Currys/Samsung £100 cashback

Hi, 
Can anyone offer advise, please. 
I purchased a Samsung TV on 24th October 2023 (the last day of a £100 cashback offer)
I followed the cashback instructions which were to apply after 30 days and received approval on the Samsung tracker system on 1st December. It stated that my cash should be with no later than 30 days from this approval (therefore 31st December 2023 at the latest). On 3rd January 2024, we visited the store we had purchased from and asked where our cashback was. The response from Currys was, ‘it’s nothing to do with us, it’s Samsung). Who is our contract with? I’ve chased both Currys and Samsung but I’m not getting anywhere. 
Any advice gratefully received. 

Comments

  • BoGoF
    BoGoF Posts: 6,756
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    It was a Samsung promotion and you made your claim to Samsung so.........
  • PHK
    PHK Posts: 1,135
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    This was a Samsung promotion. You'd need to contact the promoter given in the instructions. 
  • RefluentBeans
    RefluentBeans Posts: 847
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    Your sale contract is with Curry’s (and your consumer rights with the product) but your cash back contract is with whoever offered the cash back which I assume is Samsung (or a Samsung affiliate offering the cash back). 
  • Would be nice to see these cashback schemes tested, if Currys advertise the cashback to get a sale I don't see how they can claim it's nothing to do with them. 
  • RefluentBeans
    RefluentBeans Posts: 847
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    Would be nice to see these cashback schemes tested, if Currys advertise the cashback to get a sale I don't see how they can claim it's nothing to do with them. 
    Guess it depends how it’s advertised. If a sticker from the manufacturer can’t see how Curry’s could be held responsible at all.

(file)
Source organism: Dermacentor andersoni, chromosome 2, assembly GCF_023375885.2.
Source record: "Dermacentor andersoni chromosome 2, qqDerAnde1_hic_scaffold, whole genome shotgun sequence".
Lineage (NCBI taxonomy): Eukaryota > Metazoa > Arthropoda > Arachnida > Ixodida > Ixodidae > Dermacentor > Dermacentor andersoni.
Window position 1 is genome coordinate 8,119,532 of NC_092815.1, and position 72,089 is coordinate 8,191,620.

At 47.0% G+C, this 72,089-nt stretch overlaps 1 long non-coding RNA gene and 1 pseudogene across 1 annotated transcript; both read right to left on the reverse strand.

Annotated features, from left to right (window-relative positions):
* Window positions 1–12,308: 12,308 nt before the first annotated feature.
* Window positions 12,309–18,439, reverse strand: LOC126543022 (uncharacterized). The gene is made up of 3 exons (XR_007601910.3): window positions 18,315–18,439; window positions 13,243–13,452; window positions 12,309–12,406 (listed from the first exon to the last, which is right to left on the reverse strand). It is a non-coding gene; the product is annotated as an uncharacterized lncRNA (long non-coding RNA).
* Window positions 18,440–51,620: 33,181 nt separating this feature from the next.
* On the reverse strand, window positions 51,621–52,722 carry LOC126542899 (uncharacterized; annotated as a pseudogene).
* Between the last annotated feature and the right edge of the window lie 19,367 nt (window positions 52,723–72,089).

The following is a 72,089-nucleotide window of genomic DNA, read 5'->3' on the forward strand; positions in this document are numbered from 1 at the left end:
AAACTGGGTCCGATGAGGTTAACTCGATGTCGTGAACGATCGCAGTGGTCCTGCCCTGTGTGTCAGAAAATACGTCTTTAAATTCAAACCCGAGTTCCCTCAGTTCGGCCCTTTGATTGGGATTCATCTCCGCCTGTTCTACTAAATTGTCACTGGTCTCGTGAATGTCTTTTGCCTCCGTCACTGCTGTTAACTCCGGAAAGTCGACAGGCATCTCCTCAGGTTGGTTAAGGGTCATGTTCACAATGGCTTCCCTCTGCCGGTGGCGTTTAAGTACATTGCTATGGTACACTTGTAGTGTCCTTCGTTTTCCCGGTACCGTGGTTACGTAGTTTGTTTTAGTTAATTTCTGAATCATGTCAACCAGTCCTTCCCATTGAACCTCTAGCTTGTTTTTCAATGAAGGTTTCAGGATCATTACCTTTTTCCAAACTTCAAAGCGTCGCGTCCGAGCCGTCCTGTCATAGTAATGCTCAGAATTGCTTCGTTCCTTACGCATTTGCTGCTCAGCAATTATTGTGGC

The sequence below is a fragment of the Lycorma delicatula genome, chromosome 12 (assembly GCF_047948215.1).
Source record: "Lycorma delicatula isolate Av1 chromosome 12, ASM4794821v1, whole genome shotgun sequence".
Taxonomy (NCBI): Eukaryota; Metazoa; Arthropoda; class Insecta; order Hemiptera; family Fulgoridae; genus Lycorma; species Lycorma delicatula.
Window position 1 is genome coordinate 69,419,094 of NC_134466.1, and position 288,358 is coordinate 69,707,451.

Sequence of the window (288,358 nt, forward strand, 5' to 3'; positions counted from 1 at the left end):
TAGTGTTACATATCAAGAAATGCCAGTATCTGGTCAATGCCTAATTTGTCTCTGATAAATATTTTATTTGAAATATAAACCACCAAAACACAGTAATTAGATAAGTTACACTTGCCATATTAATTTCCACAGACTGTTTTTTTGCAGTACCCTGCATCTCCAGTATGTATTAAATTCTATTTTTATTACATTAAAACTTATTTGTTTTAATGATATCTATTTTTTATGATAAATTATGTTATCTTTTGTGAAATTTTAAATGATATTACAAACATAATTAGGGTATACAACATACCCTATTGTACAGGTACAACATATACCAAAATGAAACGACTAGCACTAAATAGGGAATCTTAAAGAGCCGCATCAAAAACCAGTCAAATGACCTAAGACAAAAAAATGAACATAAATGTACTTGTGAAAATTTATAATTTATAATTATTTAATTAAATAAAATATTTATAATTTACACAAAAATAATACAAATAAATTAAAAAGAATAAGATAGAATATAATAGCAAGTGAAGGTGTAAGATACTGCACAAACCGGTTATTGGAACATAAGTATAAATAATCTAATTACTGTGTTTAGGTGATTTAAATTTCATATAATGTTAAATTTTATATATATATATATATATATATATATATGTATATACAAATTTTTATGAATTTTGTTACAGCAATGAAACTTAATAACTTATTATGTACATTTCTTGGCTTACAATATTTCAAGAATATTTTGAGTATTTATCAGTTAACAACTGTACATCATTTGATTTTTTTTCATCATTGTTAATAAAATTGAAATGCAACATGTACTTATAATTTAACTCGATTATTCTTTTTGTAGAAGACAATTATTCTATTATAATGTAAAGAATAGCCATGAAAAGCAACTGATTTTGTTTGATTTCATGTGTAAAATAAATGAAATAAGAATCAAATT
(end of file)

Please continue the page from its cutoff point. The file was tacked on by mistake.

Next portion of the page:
• Would be nice to see these cashback schemes tested, if Currys advertise the cashback to get a sale I don't see how they can claim it's nothing to do with them. 
    Guess it depends how it’s advertised. If a sticker from the manufacturer can’t see how Curry’s could be held responsible at all. 
    If it's on the product box only perhaps. If it's on the shelf, posters, flyers, etc in store or mentioned on the website beyond a stock image of the product box then it's part of Currys advertising which falls under the CPRs. 
  • screech_78
    screech_78 Posts: 411
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    Would be nice to see these cashback schemes tested, if Currys advertise the cashback to get a sale I don't see how they can claim it's nothing to do with them. 
    Guess it depends how it’s advertised. If a sticker from the manufacturer can’t see how Curry’s could be held responsible at all. 
    If it's on the product box only perhaps. If it's on the shelf, posters, flyers, etc in store or mentioned on the website beyond a stock image of the product box then it's part of Currys advertising which falls under the CPRs. 
    I agree. Although a promotion by the supplier, if advertised by the retailer it forms part of the contract. 

    We had a case similar go to small claims (also a Samsung promotion). I can’t remember the exact details of why Samsung didn’t honour the claim, however we were ordered to pay the cashback amount as we were advertising on behalf of Samsung.  
  • ThumbRemote
    ThumbRemote Posts: 4,599
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    Would be nice to see these cashback schemes tested, if Currys advertise the cashback to get a sale I don't see how they can claim it's nothing to do with them. 
    Guess it depends how it’s advertised. If a sticker from the manufacturer can’t see how Curry’s could be held responsible at all.